End of the two-party system?
Above all, it seems depressingly clear that the Democratic regime will not accomplish the main task that the voters wanted them to do, and that is to end the war in Iraq. Of course warmongers like Lieberman and Clinton are hopeless. That we have known. What many are not prepared for is the large contingent of enablers, like Senator Harry Reid, who will actually support an increase (the "surge") in troops, providing it is somehow linked to a larger plan to end the war. Sure, sure.
We have a president who is delusional, and the opposition party, ostensibly in power, is not prepared to do anything about it. They are truly gutless.
There will be a large antiwar rally in Washington on January 27. I plan to be there. Remembering as I do the antiwar energy of the Vietnam era, I find the absence of such rallies puzzling. It can't just be the lack of the draft as a motivator.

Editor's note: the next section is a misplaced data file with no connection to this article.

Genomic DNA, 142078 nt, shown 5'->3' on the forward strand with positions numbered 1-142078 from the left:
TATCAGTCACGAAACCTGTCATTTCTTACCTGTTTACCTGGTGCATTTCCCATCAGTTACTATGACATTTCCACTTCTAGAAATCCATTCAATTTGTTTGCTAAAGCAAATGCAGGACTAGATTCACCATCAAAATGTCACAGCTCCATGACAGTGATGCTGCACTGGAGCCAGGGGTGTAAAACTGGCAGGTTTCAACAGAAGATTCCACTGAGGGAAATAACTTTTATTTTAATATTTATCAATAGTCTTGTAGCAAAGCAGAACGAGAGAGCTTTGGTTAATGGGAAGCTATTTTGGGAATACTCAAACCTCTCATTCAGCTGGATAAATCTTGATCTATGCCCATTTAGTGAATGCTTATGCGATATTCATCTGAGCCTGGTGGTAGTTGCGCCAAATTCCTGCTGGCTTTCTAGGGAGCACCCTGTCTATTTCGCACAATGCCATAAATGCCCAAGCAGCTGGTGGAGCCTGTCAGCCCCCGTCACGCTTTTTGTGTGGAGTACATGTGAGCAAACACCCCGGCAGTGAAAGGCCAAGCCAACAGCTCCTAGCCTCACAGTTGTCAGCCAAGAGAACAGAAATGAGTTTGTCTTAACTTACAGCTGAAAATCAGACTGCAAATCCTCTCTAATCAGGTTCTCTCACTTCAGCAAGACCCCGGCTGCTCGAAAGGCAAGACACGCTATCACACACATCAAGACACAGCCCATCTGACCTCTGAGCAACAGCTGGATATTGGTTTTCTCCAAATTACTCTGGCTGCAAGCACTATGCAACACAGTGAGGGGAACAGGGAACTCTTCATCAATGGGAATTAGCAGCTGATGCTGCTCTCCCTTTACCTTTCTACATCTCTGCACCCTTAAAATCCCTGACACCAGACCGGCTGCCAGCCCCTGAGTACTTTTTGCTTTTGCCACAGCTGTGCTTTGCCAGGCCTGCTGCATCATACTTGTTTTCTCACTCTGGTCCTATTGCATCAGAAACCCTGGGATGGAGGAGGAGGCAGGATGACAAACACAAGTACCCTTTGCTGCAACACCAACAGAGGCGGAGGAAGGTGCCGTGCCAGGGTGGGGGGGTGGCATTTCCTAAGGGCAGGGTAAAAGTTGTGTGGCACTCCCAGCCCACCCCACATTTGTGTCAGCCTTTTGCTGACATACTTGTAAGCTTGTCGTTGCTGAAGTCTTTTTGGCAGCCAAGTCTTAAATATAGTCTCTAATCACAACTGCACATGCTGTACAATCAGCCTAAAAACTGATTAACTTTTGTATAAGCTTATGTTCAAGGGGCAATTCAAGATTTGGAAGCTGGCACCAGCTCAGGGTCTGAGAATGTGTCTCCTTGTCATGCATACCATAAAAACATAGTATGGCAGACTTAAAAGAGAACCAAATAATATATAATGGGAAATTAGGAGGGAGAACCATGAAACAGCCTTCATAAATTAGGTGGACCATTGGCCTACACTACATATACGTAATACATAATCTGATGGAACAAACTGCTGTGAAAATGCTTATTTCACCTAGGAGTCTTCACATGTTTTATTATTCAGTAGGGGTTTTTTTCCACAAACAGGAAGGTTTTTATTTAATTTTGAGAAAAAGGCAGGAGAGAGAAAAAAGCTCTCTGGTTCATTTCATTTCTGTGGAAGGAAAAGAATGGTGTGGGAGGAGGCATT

Perhaps we have entered into a new age of electronic democracy. That might be a good thing, but I don't see that the bloggers are proving efficacious at a time when we desperately need their intervention.
The two-party system, though, is moribund. Perhaps the best that can be expected is withdrawal from Iraq (after two more years!), and then a period of isolationism in foreign policy and gridlock with regard to domestic legislation. The scenario assumes that the Chinese and our other foreign creditors will not pull the plug.
Then our own equivalent of bread-and-circuses--shopaholic frenzy at the mall--will have to stop.
We can still cultivate our garden. That's what I'll be doing, in the guise of a new research-and-thinking project. Details will be supplied in due course.